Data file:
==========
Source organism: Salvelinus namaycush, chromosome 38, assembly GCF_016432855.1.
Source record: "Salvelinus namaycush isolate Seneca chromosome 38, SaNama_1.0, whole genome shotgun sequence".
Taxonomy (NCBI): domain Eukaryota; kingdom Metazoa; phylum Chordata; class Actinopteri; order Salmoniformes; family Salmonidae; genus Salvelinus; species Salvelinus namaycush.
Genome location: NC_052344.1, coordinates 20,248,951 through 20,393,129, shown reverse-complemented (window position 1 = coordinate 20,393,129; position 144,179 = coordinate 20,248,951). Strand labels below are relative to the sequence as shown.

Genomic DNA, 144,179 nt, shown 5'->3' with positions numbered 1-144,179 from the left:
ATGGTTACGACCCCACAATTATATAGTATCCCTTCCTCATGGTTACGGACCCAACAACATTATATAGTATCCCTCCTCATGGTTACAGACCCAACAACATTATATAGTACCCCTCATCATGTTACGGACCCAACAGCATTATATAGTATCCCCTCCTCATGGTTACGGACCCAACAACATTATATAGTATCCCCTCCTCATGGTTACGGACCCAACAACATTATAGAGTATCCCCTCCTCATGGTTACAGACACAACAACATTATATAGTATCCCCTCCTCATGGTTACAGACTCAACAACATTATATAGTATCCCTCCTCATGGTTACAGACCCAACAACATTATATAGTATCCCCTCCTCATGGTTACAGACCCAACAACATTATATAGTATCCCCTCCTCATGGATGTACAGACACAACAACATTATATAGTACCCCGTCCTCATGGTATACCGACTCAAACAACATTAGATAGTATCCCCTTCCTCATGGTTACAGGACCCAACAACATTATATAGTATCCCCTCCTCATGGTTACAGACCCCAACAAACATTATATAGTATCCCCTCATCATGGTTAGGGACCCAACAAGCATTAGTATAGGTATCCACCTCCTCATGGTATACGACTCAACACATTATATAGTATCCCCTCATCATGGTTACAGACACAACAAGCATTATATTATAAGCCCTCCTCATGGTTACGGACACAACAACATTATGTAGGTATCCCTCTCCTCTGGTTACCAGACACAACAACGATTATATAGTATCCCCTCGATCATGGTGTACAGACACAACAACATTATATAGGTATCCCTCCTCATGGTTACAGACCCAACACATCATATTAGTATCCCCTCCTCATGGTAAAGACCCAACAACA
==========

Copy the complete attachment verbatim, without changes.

Source organism: Salvelinus namaycush, chromosome 38, assembly GCF_016432855.1.
Source record: "Salvelinus namaycush isolate Seneca chromosome 38, SaNama_1.0, whole genome shotgun sequence".
Taxonomy (NCBI): domain Eukaryota; kingdom Metazoa; phylum Chordata; class Actinopteri; order Salmoniformes; family Salmonidae; genus Salvelinus; species Salvelinus namaycush.
Genome location: NC_052344.1, coordinates 20,248,951 through 20,393,129, shown reverse-complemented (window position 1 = coordinate 20,393,129; position 144,179 = coordinate 20,248,951). Strand labels below are relative to the sequence as shown.

Genomic DNA, 144,179 nt, shown 5'->3' with positions numbered 1-144,179 from the left:
ATGGTTACGACCCCACAATTATATAGTATCCCTTCCTCATGGTTACGGACCCAACAACATTATATAGTATCCCTCCTCATGGTTACAGACCCAACAACATTATATAGTACCCCTCATCATGTTACGGACCCAACAGCATTATATAGTATCCCCTCCTCATGGTTACGGACCCAACAACATTATATAGTATCCCCTCCTCATGGTTACGGACCCAACAACATTATAGAGTATCCCCTCCTCATGGTTACAGACACAACAACATTATATAGTATCCCCTCCTCATGGTTACAGACTCAACAACATTATATAGTATCCCTCCTCATGGTTACAGACCCAACAACATTATATAGTATCCCCTCCTCATGGTTACAGACCCAACAACATTATATAGTATCCCCTCCTCATGGATGTACAGACACAACAACATTATATAGTACCCCGTCCTCATGGTATACCGACTCAAACAACATTAGATAGTATCCCCTTCCTCATGGTTACAGGACCCAACAACATTATATAGTATCCCCTCCTCATGGTTACAGACCCCAACAAACATTATATAGTATCCCCTCATCATGGTTAGGGACCCAACAAGCATTAGTATAGGTATCCACCTCCTCATGGTATACGACTCAACACATTATATAGTATCCCCTCATCATGGTTACAGACACAACAAGCATTATATTATAAGCCCTCCTCATGGTTACGGACACAACAACATTATGTAGGTATCCCTCTCCTCTGGTTACCAGACACAACAACGATTATATAGTATCCCCTCGATCATGGTGTACAGACACAACAACATTATATAGGTATCCCTCCTCATGGTTACAGACCCAACACATCATATTAGTATCCCCTCCTCATGGTAAAGACCCAACAACA